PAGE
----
Version 5.4 ~ Haruhi gave rock and roll to you.

7 May 2009: Hatsukoi Limited

Yuuji and Ayumi
Ayumi is the strongest.

Through five episodes, the endearing Cross Game is the best show this season, but with four episodes down, Hatsukoi Limited is an unexpected close second. I didn't expect much from this J.C. Staff light comedy, but it is funny and engaging and seems likely to ride high on J.C. Staff's strengths. It also has the best fan service this season if you care about that sort of thing. (Queen's Blade may have the most, but far from the best.) Misaki's Girl Next Door powers are fearsome.

Doba is the fastest.

Hatsukoi Limited combines intertwined stories of unrequited love. Secondary characters in one episode take the lead in the next. None of them find romance (at least not yet) as the objects of their affection inevitably have their eyes cast elsewhere. School Rumble at its best relied on stories of unrequited love in much the same way, but School Rumble also suffered from an unwillingness to resolve any of the potential romances. The surely hazardous sea of manga spoilers likely renders such speculation moot, but I hope Hatsukoi Limited will not suffer from School Rumble's cowardice by failing to let its stories advance.

Kei is the tsunderest.

It's still early yet, but there do appear opportunities for genuine romances to develop. Naturally, these potential couples manage to make things difficult for themselves thanks to their own silliness, even though the viewer knows they would be perfect for each other. In this way, with its couples who can't get together, and one-sided hopeless romantics chasing pipe dreams, Hatsukoi Limited leans on many of the staples that make Shakespeare's comedies so entertaining centuries after they were written.

Wait, did you just compare Hatsukoi Limited to Shakespeare?

Well, I wouldn't put it that way exactly, but this is the kind of light romance Hatsukoi Limited feels like. And with J.C. Staff at the helm, it stands a pretty good chance of maintaining the charm and hopeless romanticism that have elevated the first four episodes above any right they have to be. Shakespeare's romantic comedies do rely on many of the same near misses and confounding pigheadedness of potential couples, so I think the limited comparison is valid. It's not like I'm suggesting Gonzo's Kiddy Grade is actually based on Twelfth Night, you know. [Spoilers: Viola and Cesario are actually the same person.]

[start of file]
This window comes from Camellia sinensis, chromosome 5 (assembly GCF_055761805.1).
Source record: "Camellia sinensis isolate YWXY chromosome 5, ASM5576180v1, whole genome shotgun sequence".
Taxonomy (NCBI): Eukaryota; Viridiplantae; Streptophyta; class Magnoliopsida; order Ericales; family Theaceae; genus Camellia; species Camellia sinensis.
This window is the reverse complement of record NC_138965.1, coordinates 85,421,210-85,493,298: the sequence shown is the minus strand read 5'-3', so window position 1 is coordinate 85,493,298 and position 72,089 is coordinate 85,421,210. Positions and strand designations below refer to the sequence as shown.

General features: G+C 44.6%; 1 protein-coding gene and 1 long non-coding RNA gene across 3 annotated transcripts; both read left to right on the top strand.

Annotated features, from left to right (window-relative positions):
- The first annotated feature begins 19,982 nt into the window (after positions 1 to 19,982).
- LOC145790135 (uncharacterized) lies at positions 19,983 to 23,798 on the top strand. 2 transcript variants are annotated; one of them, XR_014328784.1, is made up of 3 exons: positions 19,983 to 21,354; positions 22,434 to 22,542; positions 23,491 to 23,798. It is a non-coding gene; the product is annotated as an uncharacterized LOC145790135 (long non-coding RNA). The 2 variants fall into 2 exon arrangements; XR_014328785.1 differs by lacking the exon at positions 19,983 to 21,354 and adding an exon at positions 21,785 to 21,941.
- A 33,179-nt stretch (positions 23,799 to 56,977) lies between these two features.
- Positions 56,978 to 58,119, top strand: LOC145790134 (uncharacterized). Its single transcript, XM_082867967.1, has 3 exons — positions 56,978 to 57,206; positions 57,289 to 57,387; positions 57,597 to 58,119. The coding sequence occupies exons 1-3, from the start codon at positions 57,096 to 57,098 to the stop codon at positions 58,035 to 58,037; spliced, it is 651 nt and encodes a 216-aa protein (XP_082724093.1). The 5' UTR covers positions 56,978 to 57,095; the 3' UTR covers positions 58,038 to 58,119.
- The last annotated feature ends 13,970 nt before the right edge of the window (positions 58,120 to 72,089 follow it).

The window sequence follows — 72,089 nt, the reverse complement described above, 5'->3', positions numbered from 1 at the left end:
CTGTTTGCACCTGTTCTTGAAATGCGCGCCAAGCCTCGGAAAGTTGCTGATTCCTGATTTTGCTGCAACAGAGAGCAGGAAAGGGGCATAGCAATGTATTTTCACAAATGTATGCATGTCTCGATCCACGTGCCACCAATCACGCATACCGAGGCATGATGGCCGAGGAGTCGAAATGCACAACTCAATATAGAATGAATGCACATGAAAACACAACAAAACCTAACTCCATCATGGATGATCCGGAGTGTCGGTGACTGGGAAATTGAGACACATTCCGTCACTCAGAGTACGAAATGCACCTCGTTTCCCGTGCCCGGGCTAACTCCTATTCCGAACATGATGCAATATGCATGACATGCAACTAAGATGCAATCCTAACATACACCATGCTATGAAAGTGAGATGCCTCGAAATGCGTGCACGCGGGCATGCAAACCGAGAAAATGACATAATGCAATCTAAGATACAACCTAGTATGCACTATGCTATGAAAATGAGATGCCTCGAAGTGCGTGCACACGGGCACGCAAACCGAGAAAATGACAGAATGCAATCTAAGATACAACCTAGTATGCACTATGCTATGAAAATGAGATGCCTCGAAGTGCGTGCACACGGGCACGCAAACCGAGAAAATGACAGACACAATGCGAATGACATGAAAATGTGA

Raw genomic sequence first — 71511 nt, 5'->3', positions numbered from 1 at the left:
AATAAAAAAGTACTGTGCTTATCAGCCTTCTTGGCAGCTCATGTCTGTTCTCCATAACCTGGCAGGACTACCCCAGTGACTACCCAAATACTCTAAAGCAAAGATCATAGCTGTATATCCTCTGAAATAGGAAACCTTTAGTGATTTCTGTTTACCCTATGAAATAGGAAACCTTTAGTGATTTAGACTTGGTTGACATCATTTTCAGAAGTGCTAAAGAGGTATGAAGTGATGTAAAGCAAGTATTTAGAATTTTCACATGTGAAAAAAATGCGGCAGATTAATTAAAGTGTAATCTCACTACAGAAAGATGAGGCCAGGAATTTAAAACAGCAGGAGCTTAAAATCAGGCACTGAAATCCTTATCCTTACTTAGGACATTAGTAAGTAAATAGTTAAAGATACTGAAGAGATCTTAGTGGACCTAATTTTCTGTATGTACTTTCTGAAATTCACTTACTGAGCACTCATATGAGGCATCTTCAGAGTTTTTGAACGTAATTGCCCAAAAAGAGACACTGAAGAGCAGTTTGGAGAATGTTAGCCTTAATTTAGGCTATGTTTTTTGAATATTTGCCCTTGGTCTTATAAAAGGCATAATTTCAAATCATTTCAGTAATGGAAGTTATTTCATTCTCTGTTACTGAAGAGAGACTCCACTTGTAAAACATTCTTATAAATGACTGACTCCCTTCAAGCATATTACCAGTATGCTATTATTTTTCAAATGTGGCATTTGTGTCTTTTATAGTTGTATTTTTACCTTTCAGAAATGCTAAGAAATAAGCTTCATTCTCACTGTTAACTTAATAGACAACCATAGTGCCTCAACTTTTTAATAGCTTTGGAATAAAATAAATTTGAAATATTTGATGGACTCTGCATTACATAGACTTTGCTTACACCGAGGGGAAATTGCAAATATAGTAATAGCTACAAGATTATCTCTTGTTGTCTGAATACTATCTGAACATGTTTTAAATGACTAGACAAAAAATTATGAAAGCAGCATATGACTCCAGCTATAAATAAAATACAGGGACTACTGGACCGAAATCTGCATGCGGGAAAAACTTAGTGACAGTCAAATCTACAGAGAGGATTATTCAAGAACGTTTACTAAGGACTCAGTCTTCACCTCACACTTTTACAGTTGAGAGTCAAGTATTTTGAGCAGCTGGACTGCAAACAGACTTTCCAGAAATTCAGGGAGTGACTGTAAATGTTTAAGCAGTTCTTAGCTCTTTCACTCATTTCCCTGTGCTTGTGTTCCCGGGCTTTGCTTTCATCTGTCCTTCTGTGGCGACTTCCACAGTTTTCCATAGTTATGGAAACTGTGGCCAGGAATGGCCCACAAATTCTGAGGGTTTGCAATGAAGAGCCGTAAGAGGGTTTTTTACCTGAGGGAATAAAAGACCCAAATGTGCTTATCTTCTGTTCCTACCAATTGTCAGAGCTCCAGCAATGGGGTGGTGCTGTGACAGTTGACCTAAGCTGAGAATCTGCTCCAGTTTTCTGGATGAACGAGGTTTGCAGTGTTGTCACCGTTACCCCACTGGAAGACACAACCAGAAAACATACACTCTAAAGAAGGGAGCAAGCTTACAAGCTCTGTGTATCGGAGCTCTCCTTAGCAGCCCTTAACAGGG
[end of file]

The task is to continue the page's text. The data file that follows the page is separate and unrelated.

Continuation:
Kusada and Misaki
Misaki is a sex bomb.

In any case, I know I'm in good company when I say Hatsukoi Limited is excellent. Reactions I've seen thus far have consisted of universal praise. Nevertheless, I've still had very limited success convincing people to begin watching Hatsukoi Limited. I presume this is related to its rather simple synopsis and generally unremarkable description. But like Kannagi before it, Hatsukoi Limited succeeds through brilliant execution. As with Kannagi, Hatsukoi Limited is proof execution can be more important than concepts if the shows are done sufficiently well—and so far Hatsukoi Limited is done very well indeed.

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